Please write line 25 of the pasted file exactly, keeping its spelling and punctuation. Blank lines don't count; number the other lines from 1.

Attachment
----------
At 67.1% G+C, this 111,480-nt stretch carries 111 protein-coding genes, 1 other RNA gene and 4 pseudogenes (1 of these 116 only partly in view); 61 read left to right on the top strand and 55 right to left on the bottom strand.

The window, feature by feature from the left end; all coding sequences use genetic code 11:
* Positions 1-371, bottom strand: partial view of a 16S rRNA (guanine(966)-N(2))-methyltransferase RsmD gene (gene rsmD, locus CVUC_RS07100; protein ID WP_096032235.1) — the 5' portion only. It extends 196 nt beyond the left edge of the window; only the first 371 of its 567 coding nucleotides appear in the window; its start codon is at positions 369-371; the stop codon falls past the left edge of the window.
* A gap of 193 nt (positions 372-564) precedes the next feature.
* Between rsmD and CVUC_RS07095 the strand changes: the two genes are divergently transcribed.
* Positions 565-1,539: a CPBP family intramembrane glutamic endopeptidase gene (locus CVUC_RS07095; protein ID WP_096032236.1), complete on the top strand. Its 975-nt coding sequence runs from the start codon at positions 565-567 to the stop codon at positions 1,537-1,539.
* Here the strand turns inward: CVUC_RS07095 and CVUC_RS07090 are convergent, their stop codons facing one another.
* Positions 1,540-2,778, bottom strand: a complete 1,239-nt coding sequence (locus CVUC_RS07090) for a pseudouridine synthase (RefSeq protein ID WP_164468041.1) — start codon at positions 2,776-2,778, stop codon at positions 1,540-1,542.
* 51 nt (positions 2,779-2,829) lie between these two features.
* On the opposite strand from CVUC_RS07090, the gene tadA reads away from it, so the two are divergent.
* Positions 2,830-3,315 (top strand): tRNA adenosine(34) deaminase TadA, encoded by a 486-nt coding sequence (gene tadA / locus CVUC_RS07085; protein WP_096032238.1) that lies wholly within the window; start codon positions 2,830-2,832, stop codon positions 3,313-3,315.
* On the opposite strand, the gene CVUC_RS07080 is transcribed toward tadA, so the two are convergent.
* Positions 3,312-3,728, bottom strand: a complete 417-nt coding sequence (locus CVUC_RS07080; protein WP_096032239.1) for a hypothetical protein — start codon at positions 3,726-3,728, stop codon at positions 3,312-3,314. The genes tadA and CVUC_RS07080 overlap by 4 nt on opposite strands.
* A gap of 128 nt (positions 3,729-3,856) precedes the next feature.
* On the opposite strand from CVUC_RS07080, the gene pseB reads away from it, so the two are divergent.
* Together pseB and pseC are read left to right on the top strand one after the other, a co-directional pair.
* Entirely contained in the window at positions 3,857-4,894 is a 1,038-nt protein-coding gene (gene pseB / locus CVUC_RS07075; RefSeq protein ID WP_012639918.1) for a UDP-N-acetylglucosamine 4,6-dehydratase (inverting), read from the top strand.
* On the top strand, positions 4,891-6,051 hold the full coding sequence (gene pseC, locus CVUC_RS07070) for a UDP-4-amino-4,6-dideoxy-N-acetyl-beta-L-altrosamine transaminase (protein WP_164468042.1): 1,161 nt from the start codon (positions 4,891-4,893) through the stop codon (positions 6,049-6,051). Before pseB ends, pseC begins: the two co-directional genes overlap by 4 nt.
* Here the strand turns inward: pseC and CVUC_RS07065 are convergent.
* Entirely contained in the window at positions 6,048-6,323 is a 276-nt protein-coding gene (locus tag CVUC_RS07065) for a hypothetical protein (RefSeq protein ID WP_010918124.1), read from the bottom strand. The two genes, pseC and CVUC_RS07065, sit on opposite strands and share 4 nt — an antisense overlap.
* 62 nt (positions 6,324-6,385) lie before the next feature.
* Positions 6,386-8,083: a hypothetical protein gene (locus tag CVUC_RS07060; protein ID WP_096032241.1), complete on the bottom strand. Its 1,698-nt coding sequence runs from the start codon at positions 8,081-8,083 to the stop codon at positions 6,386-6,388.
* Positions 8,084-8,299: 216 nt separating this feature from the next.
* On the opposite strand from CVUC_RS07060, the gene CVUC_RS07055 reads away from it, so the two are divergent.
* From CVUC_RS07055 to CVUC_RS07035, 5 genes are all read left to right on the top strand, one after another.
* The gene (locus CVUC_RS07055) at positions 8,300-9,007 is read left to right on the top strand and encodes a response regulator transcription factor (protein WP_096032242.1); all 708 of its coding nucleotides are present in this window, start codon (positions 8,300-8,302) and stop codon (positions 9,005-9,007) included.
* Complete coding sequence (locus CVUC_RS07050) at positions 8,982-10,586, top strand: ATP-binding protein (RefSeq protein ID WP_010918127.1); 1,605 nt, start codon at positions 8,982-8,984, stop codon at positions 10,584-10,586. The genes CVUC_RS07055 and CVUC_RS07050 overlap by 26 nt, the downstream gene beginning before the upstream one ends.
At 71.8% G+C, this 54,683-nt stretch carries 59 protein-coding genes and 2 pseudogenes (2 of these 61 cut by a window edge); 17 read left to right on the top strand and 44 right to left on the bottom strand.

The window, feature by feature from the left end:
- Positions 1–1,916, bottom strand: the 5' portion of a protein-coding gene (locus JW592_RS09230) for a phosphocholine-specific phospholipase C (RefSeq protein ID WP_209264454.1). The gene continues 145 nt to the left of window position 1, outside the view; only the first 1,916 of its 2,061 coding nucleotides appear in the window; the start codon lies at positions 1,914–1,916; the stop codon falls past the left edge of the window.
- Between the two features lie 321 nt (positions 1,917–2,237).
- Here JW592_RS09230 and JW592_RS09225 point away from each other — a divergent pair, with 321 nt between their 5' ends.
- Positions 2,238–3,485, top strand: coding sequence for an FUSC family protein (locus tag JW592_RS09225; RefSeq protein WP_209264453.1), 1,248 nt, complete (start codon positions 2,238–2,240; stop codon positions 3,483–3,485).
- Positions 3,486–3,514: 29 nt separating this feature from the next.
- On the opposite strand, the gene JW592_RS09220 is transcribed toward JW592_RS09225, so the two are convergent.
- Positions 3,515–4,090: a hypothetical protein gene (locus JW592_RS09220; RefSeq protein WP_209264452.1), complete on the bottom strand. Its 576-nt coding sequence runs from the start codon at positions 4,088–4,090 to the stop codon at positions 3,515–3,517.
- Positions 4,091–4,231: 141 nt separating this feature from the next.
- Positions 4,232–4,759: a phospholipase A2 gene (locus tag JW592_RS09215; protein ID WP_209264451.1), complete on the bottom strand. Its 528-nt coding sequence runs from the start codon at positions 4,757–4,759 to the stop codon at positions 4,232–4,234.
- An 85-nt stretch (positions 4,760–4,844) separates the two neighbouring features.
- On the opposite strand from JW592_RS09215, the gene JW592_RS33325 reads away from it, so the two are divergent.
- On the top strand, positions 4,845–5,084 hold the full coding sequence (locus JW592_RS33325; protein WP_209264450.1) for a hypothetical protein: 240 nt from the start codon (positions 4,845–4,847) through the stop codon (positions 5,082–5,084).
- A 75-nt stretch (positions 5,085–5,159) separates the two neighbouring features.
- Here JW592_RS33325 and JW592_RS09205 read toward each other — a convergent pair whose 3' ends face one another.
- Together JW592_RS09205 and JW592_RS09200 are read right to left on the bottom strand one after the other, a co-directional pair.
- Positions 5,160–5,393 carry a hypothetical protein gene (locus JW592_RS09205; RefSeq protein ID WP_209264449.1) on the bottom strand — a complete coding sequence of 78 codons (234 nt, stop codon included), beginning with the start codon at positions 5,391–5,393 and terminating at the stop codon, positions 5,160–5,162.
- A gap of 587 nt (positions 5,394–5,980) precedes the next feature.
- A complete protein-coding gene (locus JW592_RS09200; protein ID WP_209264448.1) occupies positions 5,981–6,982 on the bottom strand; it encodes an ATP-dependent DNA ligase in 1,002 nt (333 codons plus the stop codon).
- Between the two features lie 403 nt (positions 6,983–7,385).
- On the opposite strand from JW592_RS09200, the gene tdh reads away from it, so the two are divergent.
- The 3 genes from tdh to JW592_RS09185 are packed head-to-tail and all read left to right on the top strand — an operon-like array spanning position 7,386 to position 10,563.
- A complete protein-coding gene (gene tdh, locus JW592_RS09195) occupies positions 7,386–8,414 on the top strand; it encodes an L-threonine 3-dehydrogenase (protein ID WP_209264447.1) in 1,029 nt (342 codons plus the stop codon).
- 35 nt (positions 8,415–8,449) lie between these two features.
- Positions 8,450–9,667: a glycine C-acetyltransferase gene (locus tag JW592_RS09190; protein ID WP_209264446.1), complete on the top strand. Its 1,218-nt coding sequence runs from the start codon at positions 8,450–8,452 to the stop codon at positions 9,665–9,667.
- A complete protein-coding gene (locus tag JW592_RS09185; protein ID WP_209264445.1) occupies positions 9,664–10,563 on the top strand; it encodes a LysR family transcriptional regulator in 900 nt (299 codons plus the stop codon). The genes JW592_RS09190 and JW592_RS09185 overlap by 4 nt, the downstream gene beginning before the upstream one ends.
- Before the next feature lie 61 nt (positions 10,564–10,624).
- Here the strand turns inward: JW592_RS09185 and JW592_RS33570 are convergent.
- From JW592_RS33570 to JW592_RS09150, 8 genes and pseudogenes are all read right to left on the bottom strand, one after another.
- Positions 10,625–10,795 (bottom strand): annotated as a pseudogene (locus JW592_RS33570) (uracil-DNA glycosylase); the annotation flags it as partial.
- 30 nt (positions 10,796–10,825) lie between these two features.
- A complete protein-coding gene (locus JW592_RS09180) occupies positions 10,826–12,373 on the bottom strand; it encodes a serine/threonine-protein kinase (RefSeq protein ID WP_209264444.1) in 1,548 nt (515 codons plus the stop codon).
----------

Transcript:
* From CVUC_RS07055 to CVUC_RS07035, 5 genes are all read left to right on the top strand, one after another.